Mr. Stevens stayed at Black, Manafort just two years before setting up his own consulting company based in Sun Valley, where his family had a vacation home. Several years later, missing the stability of a large firm, he joined the equally powerful Barbour Griffith & Rogers, whose lead partner was Haley Barbour, now the governor of Mississippi. (Mr. Barbour, through a spokesman, declined to comment; a spokesman for the lobbying firm promised that a partner, Lanny Griffith, would answer questions, but Mr. Griffith did not return calls by press time.)

But from the early 1990’s on, Mr. Stevens’s home was really an airplane seat, friends said. He would disappear for weeks or months at a time, returning with ever more tales that seemed too fantastic to be true:

There was that time in Togo, when Mr. Stevens had to tell President Gnassingb� Eyad�ma that he was going to lose an election. “So the president told him to get the hell out of the country, and then he canceled the election,” said one of Mr. Stevens’s colleagues in international political intrigue.

Or the time in the former Soviet Republic of Georgia, when the same colleague, who insisted on anonymity to protect continuing relationships, dispatched Mr. Stevens to work on the election to succeed President Eduard A. Shevardnadze. “The problem with the way the election came down was that Shevardnadze’s successor, Mikhail Saakashvili, was so popular, and the opponents were so outgunned, that it was almost going to be a flawed election,” the man said. “There had to be the semblance of a free election. And Saakashvili, who was educated here, looked like an American tool. So to help the Russians have less heartburn, we sent Greg over to help one of his opponents.”

Or the time in the Philippines, when Mr. Stevens told friends he lived with Imelda Marcos for three months – and listened to her stories of swimming nude with Mao Tse-tung – while urging her to support his hopeless presidential candidate. “He got Imelda to get into the race on the understanding that she’d dive out of the election and support his candidate in the final two weeks,” Ms. Fisher said Mr. Stevens recalled.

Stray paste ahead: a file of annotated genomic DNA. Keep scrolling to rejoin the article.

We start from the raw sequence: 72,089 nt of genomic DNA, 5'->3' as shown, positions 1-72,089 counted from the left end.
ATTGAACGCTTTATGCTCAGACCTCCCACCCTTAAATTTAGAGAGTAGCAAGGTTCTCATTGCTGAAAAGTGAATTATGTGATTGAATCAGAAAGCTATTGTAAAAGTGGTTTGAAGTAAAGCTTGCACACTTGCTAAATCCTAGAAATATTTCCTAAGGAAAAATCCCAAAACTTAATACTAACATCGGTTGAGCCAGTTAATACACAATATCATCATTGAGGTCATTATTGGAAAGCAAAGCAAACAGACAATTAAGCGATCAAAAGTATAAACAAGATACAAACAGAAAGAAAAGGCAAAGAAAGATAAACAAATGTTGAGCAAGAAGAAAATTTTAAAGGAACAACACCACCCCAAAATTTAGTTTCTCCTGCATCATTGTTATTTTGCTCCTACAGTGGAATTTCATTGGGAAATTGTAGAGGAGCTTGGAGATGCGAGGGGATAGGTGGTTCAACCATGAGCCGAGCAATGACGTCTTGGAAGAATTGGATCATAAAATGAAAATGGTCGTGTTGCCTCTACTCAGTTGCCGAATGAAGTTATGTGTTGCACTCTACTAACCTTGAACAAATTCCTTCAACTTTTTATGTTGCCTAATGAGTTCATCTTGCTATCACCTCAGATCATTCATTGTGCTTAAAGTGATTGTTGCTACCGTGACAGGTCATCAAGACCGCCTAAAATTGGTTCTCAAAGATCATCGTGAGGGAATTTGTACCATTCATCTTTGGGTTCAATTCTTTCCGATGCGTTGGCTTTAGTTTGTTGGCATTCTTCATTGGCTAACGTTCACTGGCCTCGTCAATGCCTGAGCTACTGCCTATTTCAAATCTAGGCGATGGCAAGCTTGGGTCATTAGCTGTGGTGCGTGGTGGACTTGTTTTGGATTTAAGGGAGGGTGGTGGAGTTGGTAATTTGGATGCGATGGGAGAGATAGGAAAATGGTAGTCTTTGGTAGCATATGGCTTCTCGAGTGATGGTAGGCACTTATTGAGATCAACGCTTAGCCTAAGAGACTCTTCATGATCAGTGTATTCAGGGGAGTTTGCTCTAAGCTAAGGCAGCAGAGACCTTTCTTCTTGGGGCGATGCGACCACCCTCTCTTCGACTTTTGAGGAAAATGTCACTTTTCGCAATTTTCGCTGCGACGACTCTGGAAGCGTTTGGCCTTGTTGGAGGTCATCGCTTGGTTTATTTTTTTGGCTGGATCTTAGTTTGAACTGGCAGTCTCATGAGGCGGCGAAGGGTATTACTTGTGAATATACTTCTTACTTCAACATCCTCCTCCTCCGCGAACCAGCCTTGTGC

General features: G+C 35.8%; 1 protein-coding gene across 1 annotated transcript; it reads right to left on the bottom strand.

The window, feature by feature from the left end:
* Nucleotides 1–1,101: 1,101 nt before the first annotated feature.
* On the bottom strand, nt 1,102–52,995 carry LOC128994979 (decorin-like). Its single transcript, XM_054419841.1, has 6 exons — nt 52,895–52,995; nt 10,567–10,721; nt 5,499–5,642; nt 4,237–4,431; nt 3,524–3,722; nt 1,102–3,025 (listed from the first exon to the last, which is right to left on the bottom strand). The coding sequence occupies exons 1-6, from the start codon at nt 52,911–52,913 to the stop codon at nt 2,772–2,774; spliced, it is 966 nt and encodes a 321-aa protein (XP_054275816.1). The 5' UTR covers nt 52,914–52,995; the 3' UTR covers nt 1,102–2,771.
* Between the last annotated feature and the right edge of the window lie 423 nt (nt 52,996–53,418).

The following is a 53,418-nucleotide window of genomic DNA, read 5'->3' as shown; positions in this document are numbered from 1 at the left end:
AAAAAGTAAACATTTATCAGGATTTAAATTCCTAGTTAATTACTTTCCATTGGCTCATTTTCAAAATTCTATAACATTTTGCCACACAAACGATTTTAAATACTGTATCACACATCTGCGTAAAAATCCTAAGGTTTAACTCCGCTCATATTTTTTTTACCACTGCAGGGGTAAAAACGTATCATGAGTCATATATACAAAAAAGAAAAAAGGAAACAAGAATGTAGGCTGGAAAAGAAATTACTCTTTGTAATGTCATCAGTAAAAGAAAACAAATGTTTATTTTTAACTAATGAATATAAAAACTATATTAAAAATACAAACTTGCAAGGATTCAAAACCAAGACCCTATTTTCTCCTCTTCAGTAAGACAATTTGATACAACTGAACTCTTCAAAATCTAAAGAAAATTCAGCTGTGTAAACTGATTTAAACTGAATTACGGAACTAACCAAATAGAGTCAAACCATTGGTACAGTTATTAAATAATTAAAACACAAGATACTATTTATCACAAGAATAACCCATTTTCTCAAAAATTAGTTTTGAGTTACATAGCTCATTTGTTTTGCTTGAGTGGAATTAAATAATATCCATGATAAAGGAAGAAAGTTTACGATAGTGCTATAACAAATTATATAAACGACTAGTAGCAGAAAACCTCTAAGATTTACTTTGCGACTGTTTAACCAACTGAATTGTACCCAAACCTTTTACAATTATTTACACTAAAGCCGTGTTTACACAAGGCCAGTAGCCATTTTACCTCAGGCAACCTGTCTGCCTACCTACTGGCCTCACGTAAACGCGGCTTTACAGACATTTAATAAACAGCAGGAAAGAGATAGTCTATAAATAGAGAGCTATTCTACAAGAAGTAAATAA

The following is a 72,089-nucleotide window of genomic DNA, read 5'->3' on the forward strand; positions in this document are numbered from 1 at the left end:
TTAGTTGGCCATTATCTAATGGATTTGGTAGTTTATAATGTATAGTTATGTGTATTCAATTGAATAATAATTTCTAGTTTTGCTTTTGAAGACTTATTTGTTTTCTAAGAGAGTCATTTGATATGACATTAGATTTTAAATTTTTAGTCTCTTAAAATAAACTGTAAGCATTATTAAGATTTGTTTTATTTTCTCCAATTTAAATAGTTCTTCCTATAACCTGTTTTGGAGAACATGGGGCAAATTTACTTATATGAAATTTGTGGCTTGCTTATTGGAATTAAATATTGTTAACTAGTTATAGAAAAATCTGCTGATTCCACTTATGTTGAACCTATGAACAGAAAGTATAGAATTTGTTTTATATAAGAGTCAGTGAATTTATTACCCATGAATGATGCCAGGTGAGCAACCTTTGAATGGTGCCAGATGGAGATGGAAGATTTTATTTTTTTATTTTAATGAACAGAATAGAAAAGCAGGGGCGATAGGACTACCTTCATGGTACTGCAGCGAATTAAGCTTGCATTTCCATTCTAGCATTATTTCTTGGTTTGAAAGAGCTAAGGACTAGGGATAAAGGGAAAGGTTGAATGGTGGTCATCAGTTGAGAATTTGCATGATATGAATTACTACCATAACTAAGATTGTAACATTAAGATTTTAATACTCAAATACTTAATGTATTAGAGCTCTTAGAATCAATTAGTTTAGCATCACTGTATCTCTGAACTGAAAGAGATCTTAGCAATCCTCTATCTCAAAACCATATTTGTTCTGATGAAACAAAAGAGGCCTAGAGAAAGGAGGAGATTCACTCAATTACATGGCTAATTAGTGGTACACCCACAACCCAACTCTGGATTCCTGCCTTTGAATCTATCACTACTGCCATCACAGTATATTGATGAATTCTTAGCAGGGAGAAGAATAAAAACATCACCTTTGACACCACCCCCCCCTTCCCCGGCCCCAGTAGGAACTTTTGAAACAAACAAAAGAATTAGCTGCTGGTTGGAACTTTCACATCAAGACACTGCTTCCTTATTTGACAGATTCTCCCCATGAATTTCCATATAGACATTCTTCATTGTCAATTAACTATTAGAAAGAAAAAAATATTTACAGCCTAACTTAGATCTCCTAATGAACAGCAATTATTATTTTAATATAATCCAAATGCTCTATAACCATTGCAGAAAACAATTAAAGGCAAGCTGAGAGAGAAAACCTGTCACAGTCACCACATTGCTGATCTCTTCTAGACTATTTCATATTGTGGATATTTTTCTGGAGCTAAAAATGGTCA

“The guy was brilliant,” said Neil C. Livingstone, chief executive of GlobalOptions, a risk management and security firm, who worked with Mr. Stevens in various corners of the world and Republican politics. “It takes someone else a week to figure out all the angles, but Greg would walk in and two hours later he’d say, ‘This is what’s going to happen; this is what we have to do.’ “

Here Stevens comes off as a cross between Arthur Finkelstein and Bruce Chatwin

Mr. Livingstone said Mr. Stevens had compiled a record of 18 victories for presidents or prime ministers in 26 elections worldwide.
In between his intensive foreign assignments, Mr. Stevens seemed no less driven when socializing with his stateside friends – whether chartering his annual tour bus to the Virginia Gold Cup horse races in The Plains, throwing parties in his postage-stamp-size apartment in a luxury Pennsylvania Avenue building, or just rustling up a dinner date from among the attractive women who always seemed to surround him.